The National Academies of Sciences, Engineering, and Medicine 2016 trauma system report recommended a National Trauma Research Action Plan to strengthen and guide future trauma research. To address this recommendation, 11 expert panels completed a Delphi survey process to create a comprehensive research agenda, spanning the continuum of trauma care. We describe the gap analysis and high-priority research questions generated from the National Trauma Research Action Plan panel on prehospital and mass casualty trauma care.
We recruited interdisciplinary national experts to identify gaps in the prehospital and mass casualty trauma evidence base and generate prioritized research questions using a consensus-driven Delphi survey approach. We included military and civilian representatives. Panelists were encouraged to use the Patient/Population, Intervention, Compare/Control, and Outcome format to generate research questions. We conducted four Delphi rounds in which participants generated key research questions and then prioritized the questions on a 9-point Likert scale to low-, medium-, and high-priority items. We defined consensus as ≥60% agreement on the priority category and coded research questions using a taxonomy of 118 research concepts in 9 categories.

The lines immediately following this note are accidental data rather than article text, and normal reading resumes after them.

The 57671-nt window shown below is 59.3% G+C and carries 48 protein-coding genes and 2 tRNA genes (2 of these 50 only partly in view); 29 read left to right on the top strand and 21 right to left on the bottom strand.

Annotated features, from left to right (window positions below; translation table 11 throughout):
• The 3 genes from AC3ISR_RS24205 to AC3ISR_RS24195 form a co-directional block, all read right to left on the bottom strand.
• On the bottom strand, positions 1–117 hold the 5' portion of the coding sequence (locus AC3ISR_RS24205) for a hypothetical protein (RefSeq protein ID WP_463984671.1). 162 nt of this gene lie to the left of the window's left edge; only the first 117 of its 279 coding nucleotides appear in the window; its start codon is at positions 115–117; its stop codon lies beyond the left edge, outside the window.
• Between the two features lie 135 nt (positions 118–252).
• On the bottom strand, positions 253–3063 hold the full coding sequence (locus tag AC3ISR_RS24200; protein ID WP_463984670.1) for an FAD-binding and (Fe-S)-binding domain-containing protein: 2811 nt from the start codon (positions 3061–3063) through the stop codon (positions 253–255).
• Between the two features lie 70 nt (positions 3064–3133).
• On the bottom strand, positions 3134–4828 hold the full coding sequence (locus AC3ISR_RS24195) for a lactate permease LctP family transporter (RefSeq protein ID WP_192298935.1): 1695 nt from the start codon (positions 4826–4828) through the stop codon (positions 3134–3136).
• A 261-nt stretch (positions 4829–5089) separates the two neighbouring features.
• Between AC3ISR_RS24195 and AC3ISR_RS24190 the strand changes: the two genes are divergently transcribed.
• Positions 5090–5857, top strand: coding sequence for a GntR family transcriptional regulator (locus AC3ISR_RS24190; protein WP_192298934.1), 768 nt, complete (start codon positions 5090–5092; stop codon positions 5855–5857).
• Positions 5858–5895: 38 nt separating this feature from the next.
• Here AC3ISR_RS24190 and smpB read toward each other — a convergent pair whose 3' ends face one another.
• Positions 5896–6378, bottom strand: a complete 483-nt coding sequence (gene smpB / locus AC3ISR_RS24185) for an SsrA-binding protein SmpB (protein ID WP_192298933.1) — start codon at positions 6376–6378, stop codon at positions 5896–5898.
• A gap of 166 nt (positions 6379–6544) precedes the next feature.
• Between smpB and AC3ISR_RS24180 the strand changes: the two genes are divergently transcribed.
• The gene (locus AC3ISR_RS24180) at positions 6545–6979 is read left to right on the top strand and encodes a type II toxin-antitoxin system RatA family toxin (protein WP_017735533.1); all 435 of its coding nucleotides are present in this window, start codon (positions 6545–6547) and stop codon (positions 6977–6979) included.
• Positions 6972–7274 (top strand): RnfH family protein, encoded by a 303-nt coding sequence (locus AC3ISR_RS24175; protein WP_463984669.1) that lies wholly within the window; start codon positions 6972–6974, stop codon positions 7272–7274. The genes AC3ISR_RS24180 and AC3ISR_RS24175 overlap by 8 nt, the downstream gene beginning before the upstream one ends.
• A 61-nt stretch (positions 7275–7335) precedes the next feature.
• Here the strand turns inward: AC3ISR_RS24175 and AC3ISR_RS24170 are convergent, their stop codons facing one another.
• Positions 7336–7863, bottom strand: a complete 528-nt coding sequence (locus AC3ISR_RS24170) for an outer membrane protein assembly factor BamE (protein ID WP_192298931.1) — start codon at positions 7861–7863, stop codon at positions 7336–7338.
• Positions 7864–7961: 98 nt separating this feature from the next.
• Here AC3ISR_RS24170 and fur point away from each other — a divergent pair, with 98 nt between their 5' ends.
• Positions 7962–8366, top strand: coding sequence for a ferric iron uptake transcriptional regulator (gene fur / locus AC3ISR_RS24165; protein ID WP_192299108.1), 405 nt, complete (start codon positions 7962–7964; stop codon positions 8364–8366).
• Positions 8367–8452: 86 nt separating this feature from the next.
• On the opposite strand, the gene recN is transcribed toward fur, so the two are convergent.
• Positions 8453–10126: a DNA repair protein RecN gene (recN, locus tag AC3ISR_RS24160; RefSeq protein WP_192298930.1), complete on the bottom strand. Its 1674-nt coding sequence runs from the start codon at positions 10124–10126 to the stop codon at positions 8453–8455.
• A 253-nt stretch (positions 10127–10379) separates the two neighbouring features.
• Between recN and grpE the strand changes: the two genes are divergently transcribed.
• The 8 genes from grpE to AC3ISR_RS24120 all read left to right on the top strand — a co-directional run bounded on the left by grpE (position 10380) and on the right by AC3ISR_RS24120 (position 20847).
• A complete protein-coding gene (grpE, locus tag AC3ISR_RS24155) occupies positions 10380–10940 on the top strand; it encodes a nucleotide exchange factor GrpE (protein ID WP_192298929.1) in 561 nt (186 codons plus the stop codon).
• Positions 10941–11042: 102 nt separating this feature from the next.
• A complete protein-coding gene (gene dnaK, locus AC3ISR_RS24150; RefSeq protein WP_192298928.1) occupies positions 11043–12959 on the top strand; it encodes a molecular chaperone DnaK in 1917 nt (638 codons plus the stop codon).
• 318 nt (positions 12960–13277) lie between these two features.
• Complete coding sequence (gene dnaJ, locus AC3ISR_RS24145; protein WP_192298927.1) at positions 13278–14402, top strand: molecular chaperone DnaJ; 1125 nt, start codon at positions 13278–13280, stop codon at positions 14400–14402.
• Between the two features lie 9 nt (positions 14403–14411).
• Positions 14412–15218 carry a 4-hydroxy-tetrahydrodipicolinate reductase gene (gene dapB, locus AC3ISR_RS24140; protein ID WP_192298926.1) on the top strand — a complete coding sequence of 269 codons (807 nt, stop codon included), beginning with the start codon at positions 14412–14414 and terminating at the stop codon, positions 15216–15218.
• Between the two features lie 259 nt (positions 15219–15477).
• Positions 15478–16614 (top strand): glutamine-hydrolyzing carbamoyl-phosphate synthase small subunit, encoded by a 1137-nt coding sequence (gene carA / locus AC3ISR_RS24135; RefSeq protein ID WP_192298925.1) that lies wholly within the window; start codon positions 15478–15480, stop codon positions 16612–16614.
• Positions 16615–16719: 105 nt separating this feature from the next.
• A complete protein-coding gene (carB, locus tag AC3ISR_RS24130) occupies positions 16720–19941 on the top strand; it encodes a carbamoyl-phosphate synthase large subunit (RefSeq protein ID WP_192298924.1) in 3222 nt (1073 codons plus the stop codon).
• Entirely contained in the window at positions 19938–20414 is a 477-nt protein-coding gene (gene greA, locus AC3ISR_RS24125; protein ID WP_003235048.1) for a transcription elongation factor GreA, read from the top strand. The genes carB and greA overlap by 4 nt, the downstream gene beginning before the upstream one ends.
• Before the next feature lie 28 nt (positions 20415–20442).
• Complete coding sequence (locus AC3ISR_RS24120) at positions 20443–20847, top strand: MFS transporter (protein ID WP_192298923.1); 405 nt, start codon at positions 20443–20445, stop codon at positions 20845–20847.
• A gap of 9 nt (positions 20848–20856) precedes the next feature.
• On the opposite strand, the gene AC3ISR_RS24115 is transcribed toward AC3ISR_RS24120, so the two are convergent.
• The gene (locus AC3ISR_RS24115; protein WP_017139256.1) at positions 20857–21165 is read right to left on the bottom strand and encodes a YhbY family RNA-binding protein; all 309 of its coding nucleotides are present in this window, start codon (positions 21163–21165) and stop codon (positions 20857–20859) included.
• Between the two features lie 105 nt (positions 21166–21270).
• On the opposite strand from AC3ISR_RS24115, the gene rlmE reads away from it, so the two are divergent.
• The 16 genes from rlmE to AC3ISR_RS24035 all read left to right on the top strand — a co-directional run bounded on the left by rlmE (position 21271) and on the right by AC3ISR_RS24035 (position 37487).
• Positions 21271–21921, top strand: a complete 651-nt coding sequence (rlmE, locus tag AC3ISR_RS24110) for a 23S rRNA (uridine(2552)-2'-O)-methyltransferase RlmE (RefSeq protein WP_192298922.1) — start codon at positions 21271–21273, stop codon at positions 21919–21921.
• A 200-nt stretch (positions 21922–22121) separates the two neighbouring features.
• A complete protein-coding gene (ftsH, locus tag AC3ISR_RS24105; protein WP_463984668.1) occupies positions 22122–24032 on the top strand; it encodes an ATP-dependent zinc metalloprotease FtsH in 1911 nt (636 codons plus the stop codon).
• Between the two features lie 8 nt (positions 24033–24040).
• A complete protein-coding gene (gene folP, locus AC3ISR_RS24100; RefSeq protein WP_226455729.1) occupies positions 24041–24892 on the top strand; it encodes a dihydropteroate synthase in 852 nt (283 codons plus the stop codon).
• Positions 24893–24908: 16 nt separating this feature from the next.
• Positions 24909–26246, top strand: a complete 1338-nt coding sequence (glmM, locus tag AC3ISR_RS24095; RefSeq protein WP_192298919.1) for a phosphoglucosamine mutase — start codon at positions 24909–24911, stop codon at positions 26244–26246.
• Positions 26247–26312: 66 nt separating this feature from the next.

Thirty-one interdisciplinary subject matter experts generated 490 research questions, of which 433 (88%) reached consensus on priority. The rankings of the 433 questions were as follows: 81 (19%) high priority, 339 (78%) medium priority, and 13 (3%) low priority. Among the 81 high-priority questions, there were 46 taxonomy concepts, including health systems of care (36 questions), interventional clinical trials and comparative effectiveness (32 questions), mortality as an outcome (30 questions), prehospital time/transport mode/level of responder (24 questions), system benchmarks (17 questions), and fluid/blood product resuscitation (17 questions).
This Delphi gap analysis of prehospital and mass casualty care identified 81 high-priority research questions to guide investigators and funding agencies for future trauma research.